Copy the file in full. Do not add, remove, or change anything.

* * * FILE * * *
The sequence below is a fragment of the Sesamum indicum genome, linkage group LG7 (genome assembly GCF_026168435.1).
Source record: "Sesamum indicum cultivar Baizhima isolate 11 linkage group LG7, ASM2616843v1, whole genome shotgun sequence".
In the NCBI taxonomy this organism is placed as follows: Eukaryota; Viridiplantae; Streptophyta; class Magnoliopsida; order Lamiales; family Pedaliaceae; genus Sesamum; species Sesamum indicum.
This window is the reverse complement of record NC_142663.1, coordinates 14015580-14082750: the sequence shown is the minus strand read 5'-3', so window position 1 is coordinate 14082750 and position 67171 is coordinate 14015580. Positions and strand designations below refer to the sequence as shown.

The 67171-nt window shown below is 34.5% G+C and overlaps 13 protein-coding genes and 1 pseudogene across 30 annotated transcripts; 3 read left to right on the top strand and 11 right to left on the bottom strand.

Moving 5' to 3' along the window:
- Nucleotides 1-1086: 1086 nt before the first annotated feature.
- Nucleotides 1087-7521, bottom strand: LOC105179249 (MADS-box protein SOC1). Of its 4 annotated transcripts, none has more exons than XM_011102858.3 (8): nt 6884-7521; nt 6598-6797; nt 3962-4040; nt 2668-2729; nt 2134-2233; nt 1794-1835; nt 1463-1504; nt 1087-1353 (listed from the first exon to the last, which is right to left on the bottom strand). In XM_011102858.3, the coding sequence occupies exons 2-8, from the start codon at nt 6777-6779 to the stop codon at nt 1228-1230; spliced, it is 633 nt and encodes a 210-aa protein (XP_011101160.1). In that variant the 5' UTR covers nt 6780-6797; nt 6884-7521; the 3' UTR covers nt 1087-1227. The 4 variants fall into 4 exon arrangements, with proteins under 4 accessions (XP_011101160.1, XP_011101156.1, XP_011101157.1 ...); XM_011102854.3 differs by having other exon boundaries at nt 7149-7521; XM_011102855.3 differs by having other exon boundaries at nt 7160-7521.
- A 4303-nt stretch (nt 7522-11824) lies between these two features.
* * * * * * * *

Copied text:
The sequence below is a fragment of the Sesamum indicum genome, linkage group LG7 (genome assembly GCF_026168435.1).
Source record: "Sesamum indicum cultivar Baizhima isolate 11 linkage group LG7, ASM2616843v1, whole genome shotgun sequence".
In the NCBI taxonomy this organism is placed as follows: Eukaryota; Viridiplantae; Streptophyta; class Magnoliopsida; order Lamiales; family Pedaliaceae; genus Sesamum; species Sesamum indicum.
This window is the reverse complement of record NC_142663.1, coordinates 14015580-14082750: the sequence shown is the minus strand read 5'-3', so window position 1 is coordinate 14082750 and position 67171 is coordinate 14015580. Positions and strand designations below refer to the sequence as shown.

The 67171-nt window shown below is 34.5% G+C and overlaps 13 protein-coding genes and 1 pseudogene across 30 annotated transcripts; 3 read left to right on the top strand and 11 right to left on the bottom strand.

Moving 5' to 3' along the window:
- Nucleotides 1-1086: 1086 nt before the first annotated feature.
- Nucleotides 1087-7521, bottom strand: LOC105179249 (MADS-box protein SOC1). Of its 4 annotated transcripts, none has more exons than XM_011102858.3 (8): nt 6884-7521; nt 6598-6797; nt 3962-4040; nt 2668-2729; nt 2134-2233; nt 1794-1835; nt 1463-1504; nt 1087-1353 (listed from the first exon to the last, which is right to left on the bottom strand). In XM_011102858.3, the coding sequence occupies exons 2-8, from the start codon at nt 6777-6779 to the stop codon at nt 1228-1230; spliced, it is 633 nt and encodes a 210-aa protein (XP_011101160.1). In that variant the 5' UTR covers nt 6780-6797; nt 6884-7521; the 3' UTR covers nt 1087-1227. The 4 variants fall into 4 exon arrangements, with proteins under 4 accessions (XP_011101160.1, XP_011101156.1, XP_011101157.1 ...); XM_011102854.3 differs by having other exon boundaries at nt 7149-7521; XM_011102855.3 differs by having other exon boundaries at nt 7160-7521.
- A 4303-nt stretch (nt 7522-11824) lies between these two features.